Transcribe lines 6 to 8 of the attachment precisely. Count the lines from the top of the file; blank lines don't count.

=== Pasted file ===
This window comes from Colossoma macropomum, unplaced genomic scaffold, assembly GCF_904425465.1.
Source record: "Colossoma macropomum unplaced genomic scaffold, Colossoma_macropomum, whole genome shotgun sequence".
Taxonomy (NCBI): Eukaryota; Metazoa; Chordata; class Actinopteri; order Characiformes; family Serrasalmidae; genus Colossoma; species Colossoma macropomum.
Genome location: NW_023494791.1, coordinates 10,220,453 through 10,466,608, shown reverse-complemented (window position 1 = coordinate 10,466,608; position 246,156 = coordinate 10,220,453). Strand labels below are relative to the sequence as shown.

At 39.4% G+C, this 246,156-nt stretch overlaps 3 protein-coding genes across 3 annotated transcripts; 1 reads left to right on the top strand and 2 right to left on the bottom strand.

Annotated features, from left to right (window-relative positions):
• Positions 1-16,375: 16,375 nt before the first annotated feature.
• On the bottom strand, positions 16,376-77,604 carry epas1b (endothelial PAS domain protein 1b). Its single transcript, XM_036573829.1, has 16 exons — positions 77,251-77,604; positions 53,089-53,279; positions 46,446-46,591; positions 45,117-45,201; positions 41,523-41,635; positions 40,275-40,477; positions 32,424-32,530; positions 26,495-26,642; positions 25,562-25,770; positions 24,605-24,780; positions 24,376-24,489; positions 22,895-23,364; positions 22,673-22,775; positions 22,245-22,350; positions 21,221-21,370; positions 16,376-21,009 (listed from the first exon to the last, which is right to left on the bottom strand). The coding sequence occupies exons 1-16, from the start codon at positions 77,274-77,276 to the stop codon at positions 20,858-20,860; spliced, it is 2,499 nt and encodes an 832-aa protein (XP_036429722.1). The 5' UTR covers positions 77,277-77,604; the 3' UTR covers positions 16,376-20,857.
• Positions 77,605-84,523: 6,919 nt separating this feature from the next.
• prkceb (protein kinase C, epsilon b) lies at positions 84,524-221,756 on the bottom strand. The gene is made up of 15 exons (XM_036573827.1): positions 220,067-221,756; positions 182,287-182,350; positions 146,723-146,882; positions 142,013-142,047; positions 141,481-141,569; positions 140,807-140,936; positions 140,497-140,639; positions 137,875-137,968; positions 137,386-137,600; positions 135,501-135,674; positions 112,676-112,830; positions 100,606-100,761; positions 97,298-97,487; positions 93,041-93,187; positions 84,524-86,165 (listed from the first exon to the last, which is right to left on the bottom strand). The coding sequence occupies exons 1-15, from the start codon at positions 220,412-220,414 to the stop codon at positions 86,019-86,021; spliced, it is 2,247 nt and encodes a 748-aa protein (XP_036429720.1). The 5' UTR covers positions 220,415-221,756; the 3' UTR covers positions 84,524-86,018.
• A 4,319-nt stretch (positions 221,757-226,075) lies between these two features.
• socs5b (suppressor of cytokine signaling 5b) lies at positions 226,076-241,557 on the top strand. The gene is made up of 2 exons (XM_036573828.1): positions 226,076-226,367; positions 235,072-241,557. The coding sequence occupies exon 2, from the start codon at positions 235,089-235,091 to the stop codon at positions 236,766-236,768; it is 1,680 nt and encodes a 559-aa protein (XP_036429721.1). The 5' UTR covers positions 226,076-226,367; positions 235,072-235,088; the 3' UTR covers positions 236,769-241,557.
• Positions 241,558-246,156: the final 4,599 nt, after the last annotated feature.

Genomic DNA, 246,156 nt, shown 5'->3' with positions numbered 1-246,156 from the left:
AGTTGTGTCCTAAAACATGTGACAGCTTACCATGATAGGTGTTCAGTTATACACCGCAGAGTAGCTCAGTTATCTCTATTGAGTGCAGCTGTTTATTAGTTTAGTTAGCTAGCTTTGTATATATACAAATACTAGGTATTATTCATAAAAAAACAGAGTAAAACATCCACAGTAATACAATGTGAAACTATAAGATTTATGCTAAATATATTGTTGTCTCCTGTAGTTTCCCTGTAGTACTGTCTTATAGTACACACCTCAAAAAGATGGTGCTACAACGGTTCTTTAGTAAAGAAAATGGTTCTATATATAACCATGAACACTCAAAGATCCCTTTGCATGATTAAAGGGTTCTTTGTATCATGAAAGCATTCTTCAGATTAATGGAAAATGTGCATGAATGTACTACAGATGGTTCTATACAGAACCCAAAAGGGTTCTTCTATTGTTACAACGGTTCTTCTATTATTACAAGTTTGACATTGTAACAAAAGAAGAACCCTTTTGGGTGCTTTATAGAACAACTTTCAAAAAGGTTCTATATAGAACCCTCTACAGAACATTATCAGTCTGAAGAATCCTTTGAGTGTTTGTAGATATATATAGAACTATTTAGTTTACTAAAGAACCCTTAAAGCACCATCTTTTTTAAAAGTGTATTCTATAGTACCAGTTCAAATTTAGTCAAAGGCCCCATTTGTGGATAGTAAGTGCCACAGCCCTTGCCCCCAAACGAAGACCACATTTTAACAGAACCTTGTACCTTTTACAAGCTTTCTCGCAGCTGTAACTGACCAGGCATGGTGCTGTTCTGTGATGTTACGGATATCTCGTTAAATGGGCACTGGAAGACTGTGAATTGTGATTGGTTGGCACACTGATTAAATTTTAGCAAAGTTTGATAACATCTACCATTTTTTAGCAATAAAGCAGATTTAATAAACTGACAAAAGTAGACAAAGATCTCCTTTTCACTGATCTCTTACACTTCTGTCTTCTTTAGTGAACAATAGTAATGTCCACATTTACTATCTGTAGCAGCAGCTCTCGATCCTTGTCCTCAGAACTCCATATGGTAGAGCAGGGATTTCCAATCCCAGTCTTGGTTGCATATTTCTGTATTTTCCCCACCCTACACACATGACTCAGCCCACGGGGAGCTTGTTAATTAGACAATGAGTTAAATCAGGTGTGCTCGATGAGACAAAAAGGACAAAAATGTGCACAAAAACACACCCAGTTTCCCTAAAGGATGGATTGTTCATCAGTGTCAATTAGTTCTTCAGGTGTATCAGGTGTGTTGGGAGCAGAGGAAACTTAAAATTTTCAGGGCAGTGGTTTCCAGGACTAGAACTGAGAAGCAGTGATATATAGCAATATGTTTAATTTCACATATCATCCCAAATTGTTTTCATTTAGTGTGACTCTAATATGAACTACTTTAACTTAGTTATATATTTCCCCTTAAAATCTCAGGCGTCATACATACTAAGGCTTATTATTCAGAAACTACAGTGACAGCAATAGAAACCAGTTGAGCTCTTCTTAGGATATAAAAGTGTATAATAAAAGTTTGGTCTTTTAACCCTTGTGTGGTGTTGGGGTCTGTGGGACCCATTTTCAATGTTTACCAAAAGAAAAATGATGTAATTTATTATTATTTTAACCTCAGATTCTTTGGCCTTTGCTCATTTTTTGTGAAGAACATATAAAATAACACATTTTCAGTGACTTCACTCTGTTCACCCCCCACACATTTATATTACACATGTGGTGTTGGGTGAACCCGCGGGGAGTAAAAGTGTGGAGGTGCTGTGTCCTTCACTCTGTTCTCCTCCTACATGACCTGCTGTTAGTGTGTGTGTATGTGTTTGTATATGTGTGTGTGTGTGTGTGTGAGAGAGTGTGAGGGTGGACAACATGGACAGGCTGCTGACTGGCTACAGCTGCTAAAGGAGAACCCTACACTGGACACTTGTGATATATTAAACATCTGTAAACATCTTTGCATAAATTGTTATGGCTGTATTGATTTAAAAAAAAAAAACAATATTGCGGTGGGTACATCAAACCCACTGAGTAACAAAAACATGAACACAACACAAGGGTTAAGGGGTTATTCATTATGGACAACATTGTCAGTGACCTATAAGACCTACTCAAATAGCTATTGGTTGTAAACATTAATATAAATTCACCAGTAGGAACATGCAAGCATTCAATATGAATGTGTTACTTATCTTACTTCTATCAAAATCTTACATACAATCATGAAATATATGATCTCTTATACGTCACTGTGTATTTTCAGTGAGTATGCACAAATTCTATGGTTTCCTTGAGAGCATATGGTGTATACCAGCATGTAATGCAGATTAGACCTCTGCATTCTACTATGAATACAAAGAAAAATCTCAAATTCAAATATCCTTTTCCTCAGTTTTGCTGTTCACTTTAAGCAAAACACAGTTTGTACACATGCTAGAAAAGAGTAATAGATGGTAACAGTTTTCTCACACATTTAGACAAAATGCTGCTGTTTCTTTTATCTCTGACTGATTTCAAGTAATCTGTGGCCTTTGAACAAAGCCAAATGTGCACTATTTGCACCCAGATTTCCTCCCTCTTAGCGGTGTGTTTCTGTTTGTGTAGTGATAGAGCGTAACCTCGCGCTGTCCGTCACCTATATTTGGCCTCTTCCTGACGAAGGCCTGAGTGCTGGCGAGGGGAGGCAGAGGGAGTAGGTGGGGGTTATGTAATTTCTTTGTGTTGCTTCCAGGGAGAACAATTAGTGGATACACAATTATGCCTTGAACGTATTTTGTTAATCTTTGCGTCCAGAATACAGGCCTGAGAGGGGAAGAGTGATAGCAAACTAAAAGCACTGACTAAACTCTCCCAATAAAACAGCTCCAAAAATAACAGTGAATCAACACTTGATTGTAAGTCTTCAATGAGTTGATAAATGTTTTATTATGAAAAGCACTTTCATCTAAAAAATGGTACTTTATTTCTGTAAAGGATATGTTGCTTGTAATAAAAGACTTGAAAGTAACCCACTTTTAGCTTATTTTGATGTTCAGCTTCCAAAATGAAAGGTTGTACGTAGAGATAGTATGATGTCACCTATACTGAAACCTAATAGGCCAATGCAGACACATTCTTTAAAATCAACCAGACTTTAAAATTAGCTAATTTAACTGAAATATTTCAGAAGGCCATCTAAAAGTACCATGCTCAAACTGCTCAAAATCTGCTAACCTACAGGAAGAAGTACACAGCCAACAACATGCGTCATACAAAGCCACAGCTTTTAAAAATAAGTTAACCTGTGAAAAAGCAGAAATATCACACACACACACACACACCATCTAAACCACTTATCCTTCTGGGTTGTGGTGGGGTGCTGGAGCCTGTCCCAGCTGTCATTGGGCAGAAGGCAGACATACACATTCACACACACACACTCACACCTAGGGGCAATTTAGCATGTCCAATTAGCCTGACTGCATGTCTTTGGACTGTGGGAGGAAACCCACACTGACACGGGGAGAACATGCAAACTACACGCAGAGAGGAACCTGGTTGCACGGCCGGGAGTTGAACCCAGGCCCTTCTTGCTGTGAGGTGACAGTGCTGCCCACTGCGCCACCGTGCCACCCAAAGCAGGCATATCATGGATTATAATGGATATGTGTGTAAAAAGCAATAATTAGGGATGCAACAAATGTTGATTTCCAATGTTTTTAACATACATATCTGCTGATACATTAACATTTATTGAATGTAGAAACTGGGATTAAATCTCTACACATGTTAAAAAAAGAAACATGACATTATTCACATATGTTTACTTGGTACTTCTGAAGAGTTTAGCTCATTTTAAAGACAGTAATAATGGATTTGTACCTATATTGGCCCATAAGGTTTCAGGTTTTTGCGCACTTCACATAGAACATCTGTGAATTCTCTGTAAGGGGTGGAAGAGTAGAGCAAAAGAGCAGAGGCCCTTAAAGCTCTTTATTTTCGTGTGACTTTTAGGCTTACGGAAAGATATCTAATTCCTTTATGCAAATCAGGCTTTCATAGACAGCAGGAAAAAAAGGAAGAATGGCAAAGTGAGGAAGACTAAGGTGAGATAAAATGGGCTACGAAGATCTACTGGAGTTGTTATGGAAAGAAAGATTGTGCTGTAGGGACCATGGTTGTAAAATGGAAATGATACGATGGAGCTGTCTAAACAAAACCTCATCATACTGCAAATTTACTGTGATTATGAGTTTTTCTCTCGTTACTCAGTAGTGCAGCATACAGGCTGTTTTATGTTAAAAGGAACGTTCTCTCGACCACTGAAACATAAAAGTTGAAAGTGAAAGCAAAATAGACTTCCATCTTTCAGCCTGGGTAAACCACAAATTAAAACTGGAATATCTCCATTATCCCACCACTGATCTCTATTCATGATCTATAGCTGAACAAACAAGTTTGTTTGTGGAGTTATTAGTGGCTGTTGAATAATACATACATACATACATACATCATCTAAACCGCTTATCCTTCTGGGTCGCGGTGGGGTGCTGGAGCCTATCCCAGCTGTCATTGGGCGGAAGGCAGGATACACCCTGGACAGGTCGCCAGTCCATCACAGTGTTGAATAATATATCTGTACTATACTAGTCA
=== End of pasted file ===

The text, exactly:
Annotated features, from left to right (window-relative positions):
• Positions 1-16,375: 16,375 nt before the first annotated feature.
• On the bottom strand, positions 16,376-77,604 carry epas1b (endothelial PAS domain protein 1b). Its single transcript, XM_036573829.1, has 16 exons — positions 77,251-77,604; positions 53,089-53,279; positions 46,446-46,591; positions 45,117-45,201; positions 41,523-41,635; positions 40,275-40,477; positions 32,424-32,530; positions 26,495-26,642; positions 25,562-25,770; positions 24,605-24,780; positions 24,376-24,489; positions 22,895-23,364; positions 22,673-22,775; positions 22,245-22,350; positions 21,221-21,370; positions 16,376-21,009 (listed from the first exon to the last, which is right to left on the bottom strand). The coding sequence occupies exons 1-16, from the start codon at positions 77,274-77,276 to the stop codon at positions 20,858-20,860; spliced, it is 2,499 nt and encodes an 832-aa protein (XP_036429722.1). The 5' UTR covers positions 77,277-77,604; the 3' UTR covers positions 16,376-20,857.